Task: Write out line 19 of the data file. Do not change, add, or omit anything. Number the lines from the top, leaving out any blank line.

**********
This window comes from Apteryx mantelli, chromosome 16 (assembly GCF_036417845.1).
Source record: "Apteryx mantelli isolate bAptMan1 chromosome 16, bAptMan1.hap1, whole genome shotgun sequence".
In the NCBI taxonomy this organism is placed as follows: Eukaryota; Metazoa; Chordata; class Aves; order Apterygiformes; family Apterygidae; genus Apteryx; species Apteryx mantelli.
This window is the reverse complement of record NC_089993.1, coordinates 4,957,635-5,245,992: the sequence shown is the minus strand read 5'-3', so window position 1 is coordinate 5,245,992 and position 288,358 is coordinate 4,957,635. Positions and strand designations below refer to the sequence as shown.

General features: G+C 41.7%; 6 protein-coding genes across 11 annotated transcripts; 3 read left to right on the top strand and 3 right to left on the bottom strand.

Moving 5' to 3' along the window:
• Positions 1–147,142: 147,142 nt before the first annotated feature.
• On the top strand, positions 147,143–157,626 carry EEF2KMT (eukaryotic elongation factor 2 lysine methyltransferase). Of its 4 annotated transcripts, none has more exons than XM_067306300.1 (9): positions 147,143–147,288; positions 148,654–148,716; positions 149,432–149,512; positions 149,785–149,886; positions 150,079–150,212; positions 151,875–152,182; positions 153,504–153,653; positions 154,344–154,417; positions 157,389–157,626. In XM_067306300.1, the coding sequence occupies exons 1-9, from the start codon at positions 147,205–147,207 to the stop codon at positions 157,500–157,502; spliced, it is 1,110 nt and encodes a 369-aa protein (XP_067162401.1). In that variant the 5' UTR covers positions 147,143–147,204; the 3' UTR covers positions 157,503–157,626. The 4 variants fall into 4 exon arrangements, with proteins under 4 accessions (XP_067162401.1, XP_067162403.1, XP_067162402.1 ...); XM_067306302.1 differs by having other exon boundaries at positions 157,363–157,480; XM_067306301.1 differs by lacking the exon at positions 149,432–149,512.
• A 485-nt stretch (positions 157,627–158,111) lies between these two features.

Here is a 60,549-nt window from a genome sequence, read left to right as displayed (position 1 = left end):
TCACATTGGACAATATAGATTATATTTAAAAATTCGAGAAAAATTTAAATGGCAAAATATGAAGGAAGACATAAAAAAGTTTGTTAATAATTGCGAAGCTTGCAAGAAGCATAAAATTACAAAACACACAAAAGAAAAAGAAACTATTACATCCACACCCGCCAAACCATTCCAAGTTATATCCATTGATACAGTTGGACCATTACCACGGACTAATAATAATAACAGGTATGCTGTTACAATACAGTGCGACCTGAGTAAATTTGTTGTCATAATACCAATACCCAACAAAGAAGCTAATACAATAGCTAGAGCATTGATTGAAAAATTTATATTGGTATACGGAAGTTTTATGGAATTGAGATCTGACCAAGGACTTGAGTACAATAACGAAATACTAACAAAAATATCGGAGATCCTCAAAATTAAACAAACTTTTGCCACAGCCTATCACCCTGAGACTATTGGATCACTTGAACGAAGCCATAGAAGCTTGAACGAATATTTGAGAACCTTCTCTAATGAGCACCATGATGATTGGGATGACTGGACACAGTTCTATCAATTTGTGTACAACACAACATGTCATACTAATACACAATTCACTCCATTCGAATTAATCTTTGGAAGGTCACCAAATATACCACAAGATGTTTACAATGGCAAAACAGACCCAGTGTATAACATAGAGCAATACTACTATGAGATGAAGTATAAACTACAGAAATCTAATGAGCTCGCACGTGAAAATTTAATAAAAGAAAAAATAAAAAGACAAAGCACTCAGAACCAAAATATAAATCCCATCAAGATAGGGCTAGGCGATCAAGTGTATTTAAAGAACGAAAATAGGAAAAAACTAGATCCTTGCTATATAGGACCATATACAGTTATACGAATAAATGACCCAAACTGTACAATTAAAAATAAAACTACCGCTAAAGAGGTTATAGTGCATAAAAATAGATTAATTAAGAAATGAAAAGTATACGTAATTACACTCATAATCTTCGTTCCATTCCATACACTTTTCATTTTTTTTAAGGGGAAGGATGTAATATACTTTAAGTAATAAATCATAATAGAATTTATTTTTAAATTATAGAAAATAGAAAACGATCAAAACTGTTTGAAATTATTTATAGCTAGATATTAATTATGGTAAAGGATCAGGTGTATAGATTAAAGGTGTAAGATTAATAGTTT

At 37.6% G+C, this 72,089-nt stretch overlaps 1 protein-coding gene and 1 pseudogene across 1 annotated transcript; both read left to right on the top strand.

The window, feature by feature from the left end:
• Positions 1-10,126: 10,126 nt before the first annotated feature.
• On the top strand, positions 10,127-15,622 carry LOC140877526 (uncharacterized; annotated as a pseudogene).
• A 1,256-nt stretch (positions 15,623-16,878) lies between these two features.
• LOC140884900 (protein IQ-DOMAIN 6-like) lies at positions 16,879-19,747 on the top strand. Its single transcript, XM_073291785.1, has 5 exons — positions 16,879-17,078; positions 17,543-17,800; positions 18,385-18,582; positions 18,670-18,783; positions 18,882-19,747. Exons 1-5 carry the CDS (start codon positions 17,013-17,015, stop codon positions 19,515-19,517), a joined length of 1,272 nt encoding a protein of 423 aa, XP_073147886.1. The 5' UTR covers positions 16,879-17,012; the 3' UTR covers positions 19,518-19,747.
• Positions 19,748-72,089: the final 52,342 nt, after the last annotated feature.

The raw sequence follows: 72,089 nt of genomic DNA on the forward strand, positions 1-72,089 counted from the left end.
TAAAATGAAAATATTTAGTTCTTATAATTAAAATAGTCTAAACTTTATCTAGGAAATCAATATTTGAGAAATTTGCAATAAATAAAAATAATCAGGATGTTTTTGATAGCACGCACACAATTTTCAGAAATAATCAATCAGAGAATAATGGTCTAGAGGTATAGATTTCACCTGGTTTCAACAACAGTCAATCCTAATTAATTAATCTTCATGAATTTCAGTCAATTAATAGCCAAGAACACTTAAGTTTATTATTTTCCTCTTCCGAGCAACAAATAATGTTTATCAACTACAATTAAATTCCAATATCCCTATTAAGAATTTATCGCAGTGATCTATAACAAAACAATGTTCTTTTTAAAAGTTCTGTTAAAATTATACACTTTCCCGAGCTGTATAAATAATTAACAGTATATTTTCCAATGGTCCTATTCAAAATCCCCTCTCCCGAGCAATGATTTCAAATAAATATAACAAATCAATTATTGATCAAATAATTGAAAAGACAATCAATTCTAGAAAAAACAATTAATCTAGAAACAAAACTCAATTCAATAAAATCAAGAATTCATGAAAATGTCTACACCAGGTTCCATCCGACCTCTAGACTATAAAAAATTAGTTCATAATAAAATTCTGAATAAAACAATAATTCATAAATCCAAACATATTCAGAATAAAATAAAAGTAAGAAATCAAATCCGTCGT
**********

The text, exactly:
The raw sequence follows: 72,089 nt of genomic DNA on the forward strand, positions 1-72,089 counted from the left end.